You hate to tell their parents just how much you hate the food that they gave you. So, you sucked it up and ate it anyway only to come home and whine to your parents.

4. There’s one thing on any menu you always fall back on...even if it’s on the kids menu

Pizza, maybe. Chicken tenders, always.

5. Trying a new food is a very proud moment

It's like, wow! Look at me being all adventurous.

6. When you realize you actually like some new food, that’s an even more amazing moment

Crazy times. This rarely happens.

7. Sometimes it’s the texture, sometimes it’s the flavor, all the time it’s left on your plate

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Believe It Or Not, Small Changes In Your Life Can Bring About A Lot Of Positivity

There is a lot of good possible in this world, why not be a part of it?

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Lately, positivity seems like a scarce resource. There always seems to be a breaking news report of some kind of disaster, attack, or previously unknown issue within some facet of our world. However, with all the negativity going on in the world, I think now is the time to talk about some ways to combat some negativity. Sadly, superheroes and superpowers aren't part of our world, and we can't influence cities or millions of lives directly, as much as we would love to. However, we can all still bring some light and positive energy into this world by changing small things in our life, that both send a message to those negative issues in our world or can help us overcome and change the problems our world is facing.

A personal step I've taken has been difficult, and that's been cutting out fast fashion. The true behind-the-scenes workings of fast fashion are growing more and more prominent within the public sphere, and have made me question what I'm willing to ignore in the name of a good deal. Before, I was glad to shop at stores like Forever 21 for their deals, and their on-trend clothes. However, after learning about their far from ethical methods in order to make and sell their clothes at these low prices, I've found myself less drawn in by their sales and styles and instead opting to shop places with more visible and ethical production practices. I'm aware what I'm doing isn't going to end all of the underpaid labor going into the clothes on the sales racks, but I'm glad I stopped my contribution to that system, however small. As a college kid, it can be difficult to get into ethics when buying clothes or any goods, but I definitely recommend the app/website "Good On You." They not only help you discover the impact brands have on different aspects of our world, but they also have some really helpful posts. One I always go to is buying ethically on a college budget, and there are so many that can help people with different incomes and styles find clothing that is made by brands truly trying to make the fashion industry more visibly ethical.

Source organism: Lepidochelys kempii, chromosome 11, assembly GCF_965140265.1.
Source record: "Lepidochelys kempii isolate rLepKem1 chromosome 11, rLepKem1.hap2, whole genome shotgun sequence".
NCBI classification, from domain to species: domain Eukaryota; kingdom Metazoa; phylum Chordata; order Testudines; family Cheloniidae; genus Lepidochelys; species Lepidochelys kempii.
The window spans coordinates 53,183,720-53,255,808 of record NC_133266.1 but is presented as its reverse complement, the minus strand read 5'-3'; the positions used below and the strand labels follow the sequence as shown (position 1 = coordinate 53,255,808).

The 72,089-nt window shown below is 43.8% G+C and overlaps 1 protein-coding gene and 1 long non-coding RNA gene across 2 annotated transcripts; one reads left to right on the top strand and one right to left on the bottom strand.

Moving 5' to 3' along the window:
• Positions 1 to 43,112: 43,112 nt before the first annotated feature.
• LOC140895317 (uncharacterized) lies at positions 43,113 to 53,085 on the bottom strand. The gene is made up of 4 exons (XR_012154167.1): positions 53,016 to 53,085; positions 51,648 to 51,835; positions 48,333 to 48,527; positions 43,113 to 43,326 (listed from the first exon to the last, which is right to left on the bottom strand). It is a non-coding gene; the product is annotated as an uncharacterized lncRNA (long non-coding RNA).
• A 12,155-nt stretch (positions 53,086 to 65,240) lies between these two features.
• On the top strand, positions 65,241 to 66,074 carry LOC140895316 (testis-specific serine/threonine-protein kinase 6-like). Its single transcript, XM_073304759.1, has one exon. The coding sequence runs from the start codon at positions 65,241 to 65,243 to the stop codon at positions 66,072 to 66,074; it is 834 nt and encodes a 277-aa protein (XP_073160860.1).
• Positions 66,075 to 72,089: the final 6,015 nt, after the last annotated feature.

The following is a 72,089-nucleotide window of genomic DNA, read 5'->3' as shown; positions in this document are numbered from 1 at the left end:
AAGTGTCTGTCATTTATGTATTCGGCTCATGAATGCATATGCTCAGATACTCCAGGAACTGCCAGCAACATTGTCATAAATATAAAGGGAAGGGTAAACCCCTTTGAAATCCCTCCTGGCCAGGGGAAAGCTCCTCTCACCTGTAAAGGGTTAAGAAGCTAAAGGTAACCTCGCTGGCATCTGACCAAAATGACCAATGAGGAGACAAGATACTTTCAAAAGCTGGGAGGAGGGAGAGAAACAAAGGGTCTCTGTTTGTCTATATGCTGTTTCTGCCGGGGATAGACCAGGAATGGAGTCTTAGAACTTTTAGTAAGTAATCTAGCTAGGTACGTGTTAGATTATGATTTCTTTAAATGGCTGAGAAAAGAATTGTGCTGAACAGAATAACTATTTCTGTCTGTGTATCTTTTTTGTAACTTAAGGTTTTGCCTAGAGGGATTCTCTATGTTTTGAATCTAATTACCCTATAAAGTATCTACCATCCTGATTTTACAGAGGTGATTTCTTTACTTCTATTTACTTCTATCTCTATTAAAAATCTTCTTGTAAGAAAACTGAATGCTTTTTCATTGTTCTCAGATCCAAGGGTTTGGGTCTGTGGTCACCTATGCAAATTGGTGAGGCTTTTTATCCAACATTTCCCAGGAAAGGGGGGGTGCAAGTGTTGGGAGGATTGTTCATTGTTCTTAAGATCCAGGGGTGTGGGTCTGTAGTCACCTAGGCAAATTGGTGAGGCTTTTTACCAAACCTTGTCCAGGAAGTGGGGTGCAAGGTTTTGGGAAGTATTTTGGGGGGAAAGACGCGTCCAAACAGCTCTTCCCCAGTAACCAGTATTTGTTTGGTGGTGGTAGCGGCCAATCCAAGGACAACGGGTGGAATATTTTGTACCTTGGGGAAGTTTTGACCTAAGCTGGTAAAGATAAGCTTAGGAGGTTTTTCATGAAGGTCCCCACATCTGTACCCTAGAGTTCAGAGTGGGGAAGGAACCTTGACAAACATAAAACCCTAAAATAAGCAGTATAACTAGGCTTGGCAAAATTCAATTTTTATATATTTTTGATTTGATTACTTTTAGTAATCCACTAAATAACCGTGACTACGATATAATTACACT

There's a change I'm currently struggling with myself, but that I've seen so many people make over the new year that I think is really amazing. Working at a coffee shop, we use a lot of paper cups, plastic cups, and plastic straws which only get thrown away after one use. However, I'm lucky to work for a company that encourages people to bring in their own mugs or to reuse cups, offering a discount on drinks if they do so. When it comes to water bottles, I never struggled with this—in fact, my family has plenty of reusable water bottles in case any get lost. However, when it comes to reusable mugs and cups for other drinks, I've struggled a bit more, the straw department more. I'm trying to combat this though, despite how convenient plastic cups and straws are. Again, my singular choice to change this aspect of my day to day is not going to end the harm done on the environment, but I feel that stopping my personal contribution is a really good step I, or anyone, can take.

We can't change every aspect of our life or quit what we've been doing for years, cold turkey. There are people out there who truly love shopping at Forever 21 and stores like it or who don't like the idea of having to remember to wash out and bring a reusable mug, cup, or straw every time they plan on going to their local coffee shop. The ethics of a brand, or the impact of waste on the environment just truly aren't huge deals to some people, and that's okay. Regardless, taking the time to evaluate your beliefs and values, and change small parts of your life that directly come into the conflict with those values can bring a lot of good for yourself while also putting it out there into the world. The classic saying goes, "practice what you preach," and taking steps to really doing so in your everyday life can bring about a world of change. These changes may not end unjust labor, environmental issues, or anything large scale in a day, and they're not always easy for us to implement in our daily lives. Just taking the initiative to do so, however difficult, can bring about an amazing amount of positive energy and happiness into our lives, knowing we have stopped our contributions or our own negative impacts to harmful practices going on in our world.